Understanding Zone Elevation

The security setting “Websites in less privileged web content zone can navigate into this zone”:


… is one that leads to more questions than almost any other. This setting, also known as Zone Elevation protection, was originally designed to prevent navigation from untrusted Internet content into the highly-trusted Local Machine Zone. Prior to Internet Explorer 6 on Windows XP SP2, if an attacker could accomplish such a navigation and inject script into the LMZ, they had found a Remote Code Execution vulnerability and could take over the machine. This was a key source of vulnerabilities in that era, and the threat led to the introduction of Zone Elevation protection.

The Zone Elevation protection feature blocks navigation, either outright (when set to Disable) or via a Prompt:


Regardless of your specific security configuration, for the purposes of Zone Elevation checks, the privilege precedence of Zones is: Local Machine > (Local Intranet == Trusted Sites) > Internet > Restricted Sites. There’s a special-case exemption in the logic that allows Trusted Sites to navigate to Intranet sites, even though normally Intranet > Trusted. (One reason for that is that the user may configure an Intranet Site to be a Trusted Site. Most people expect this to increase the site’s level of privilege, despite the fact that the opposite is what happens by default, since the Intranet runs at the Medium-Low Security Template while the Trusted Zone defaults to the Medium Security Template. To help match users’ expectations, the Trusted Zone is often afforded special exemptions like this one.) 

You can explore the Zone Elevation prompt’s behavior by adjusting the setting for the Intranet zone to Prompt, then visiting this test page: http://webdbg.com/test/zoneelevation.htm. This page attempts to load a frame at http://localhost, and offers various navigation-triggering methods as well.

In XP SP2, Zone Elevation protection was bolstered by the Local Machine Zone lockdown, such that Zone Elevation into the LMZ would be akin to “Breaking into Jail.” When an attacker Zone Elevates into the Local Machine Lockdown Zone, he ends up with fewer privileges, not more.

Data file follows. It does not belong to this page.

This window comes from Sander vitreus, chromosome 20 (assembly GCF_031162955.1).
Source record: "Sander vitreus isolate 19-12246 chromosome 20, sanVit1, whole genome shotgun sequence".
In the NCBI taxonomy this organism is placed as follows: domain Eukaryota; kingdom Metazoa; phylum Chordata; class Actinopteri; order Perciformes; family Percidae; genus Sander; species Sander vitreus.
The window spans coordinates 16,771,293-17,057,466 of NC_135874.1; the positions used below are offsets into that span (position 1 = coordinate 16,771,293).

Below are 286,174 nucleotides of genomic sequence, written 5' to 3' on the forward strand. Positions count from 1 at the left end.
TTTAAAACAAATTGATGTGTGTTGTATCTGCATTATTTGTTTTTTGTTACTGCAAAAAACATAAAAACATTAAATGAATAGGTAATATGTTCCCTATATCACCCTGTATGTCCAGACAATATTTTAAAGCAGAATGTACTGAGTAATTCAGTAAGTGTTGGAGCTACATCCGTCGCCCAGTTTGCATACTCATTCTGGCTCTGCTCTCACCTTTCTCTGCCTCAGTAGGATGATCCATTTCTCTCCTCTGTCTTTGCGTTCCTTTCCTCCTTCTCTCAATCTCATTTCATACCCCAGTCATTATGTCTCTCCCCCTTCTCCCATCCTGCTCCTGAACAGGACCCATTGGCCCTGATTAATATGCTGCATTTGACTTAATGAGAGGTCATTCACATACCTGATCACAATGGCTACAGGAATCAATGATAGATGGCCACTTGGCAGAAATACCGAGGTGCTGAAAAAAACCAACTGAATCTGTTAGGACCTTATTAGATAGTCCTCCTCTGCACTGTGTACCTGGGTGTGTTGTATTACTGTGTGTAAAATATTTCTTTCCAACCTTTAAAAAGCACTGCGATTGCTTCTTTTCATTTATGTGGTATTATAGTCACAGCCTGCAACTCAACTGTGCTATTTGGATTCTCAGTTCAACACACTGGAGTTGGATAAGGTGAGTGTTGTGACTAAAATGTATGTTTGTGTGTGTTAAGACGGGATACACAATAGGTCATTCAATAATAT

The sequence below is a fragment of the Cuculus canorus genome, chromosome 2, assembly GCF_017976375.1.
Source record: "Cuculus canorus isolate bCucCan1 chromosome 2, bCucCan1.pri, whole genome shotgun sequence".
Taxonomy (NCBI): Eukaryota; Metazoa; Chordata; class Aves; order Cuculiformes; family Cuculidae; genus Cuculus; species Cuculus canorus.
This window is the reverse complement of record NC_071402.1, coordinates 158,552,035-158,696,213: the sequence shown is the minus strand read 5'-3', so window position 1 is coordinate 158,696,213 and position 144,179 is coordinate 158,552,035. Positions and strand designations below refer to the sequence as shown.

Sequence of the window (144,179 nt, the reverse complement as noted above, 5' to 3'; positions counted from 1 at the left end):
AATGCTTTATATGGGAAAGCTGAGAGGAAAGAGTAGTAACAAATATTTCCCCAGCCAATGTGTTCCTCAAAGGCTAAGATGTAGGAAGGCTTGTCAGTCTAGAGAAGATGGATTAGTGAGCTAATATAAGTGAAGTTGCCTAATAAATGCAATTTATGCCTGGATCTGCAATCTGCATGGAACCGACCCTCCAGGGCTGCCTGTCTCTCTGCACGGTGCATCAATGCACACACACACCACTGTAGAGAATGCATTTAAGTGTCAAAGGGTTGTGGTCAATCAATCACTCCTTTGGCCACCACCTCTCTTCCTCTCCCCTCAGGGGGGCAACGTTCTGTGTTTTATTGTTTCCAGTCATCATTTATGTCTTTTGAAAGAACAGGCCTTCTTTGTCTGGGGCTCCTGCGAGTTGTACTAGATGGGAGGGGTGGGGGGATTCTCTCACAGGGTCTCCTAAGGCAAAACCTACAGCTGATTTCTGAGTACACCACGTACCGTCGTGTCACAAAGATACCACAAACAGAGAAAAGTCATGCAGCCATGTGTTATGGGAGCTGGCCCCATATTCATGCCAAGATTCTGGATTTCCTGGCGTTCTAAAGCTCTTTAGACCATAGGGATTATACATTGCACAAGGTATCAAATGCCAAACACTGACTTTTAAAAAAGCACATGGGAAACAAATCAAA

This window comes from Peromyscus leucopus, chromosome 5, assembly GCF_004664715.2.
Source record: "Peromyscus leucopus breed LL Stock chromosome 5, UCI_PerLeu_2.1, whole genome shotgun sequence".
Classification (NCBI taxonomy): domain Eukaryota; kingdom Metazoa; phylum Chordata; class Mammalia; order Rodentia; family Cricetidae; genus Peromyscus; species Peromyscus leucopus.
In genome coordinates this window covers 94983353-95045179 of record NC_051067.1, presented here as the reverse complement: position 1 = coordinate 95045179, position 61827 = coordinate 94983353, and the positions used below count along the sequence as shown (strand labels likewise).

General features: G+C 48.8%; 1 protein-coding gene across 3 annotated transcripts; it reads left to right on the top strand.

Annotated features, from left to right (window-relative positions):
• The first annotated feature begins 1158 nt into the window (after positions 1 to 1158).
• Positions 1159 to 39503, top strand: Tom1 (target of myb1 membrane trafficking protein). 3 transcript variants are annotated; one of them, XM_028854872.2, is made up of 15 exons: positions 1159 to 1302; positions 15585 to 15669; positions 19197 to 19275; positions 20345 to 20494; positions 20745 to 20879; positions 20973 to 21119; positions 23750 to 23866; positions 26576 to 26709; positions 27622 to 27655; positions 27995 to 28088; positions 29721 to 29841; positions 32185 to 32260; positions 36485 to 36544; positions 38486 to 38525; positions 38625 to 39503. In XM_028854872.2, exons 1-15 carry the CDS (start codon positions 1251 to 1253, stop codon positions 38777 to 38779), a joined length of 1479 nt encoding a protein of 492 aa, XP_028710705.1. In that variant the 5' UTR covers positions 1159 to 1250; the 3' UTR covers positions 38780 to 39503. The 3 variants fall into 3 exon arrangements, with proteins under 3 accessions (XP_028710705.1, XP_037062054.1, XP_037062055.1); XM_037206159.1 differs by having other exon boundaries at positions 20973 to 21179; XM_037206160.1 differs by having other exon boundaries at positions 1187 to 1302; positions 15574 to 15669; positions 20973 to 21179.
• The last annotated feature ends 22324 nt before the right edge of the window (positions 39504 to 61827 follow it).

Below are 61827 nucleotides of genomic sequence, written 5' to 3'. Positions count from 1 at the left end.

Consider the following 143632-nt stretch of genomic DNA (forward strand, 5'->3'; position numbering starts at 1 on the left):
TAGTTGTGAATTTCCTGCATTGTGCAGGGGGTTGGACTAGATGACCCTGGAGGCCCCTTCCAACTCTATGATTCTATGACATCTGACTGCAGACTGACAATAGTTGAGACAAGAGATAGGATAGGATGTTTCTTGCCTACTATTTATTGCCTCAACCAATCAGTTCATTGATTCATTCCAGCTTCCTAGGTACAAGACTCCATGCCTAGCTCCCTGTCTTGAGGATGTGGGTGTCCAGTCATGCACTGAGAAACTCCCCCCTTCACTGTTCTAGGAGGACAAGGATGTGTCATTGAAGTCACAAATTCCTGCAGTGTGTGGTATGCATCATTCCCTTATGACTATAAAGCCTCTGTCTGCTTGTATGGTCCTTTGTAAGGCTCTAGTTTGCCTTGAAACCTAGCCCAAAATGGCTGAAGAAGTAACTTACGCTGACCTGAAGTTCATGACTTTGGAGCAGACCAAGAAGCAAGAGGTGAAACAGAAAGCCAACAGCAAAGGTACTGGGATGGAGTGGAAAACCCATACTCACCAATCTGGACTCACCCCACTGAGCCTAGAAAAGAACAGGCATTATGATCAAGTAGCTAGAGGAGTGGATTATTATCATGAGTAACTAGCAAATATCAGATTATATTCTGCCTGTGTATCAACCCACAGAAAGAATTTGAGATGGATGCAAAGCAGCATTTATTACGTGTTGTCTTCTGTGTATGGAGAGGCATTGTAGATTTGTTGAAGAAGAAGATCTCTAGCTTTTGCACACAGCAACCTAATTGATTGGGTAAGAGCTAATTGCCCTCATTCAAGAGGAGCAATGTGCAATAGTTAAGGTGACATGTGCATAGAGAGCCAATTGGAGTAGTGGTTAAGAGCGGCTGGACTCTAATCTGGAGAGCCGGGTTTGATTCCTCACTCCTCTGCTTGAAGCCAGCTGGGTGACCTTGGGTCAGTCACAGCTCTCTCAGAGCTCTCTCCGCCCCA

However, even after the Local Machine Zone lockdown was introduced, Zone Elevation protection still has some value in that it can prevent Internet Zone content from navigating into Trusted or Intranet Zone content. As such, when set to Prompt or Disable, it serves as a protection against XSS and CSRF attacks against content in those Zones. Without this protection, an attacker with knowledge of your Trusted/Intranet sites and their vulnerabilities could potentially execute a cross-zone attack against those pages from an Internet site. This attack is non-trivial to pull off (since it is, by its very nature, a targeted attack), and it isn’t nearly as scary as a pre-XPSP2 attack against LMZ.

By default, all Zones have their Zone Elevation setting set to Allow except the Local Machine and Restricted Zones, where it is set to Disable. That setting is meaningless for the Restricted Zone because there is no less trusted Zone. It’s set that way because Disable is the default for the High Security template which may be used by other zones. If a Zone’s security level is set to the Low template, then the Zone Elevation URLAction is set to Prompt because this high level of privilege allows download of signed ActiveX controls and one-click access to scripting ActiveX controls that are not marked safe-for-scripting.

Configuring Zone Elevation to prompt or disable access to your Local Intranet and Trusted Sites zones can help protect against CSRF and XSS.

In IE10 Metro Mode, the Private Network Isolation feature more effectively enforces protection of the “Intranet,” as it prevents circumvention of cross-Zone restrictions using the site’s IP address or otherwise causing IE to Zone a “private network” site into the Internet zone.


Comments (2)

  1. almaldo123 says:

    Thanks for your reply, but that didn't work.  I click a link off a web page and it opens two blanks tabs.

  2. Mike Elliott - Unilever says:

    Are Chrome and FF somehow immune by design to some of these potential attacks or do they simply not have protection built-in.  Do FF and Chrome even honour the security zone principles of Windows?

    [EricLaw] No: Chrome and Firefox generally don't have any notion of the Security Zone architecture. They do have the notion of "privileged pages" but these are typically identified by the protocol (e.g. chrome://whatever) rather than any notion of a "Zone."

    As to whether these browsers are vulnerable to "elevation" attacks, the answer is "yes and no." They can be vulnerable to elevation, but because they tend not to generally assign additional privileges to a page based on where it's located, these attacks tend to be less impactful.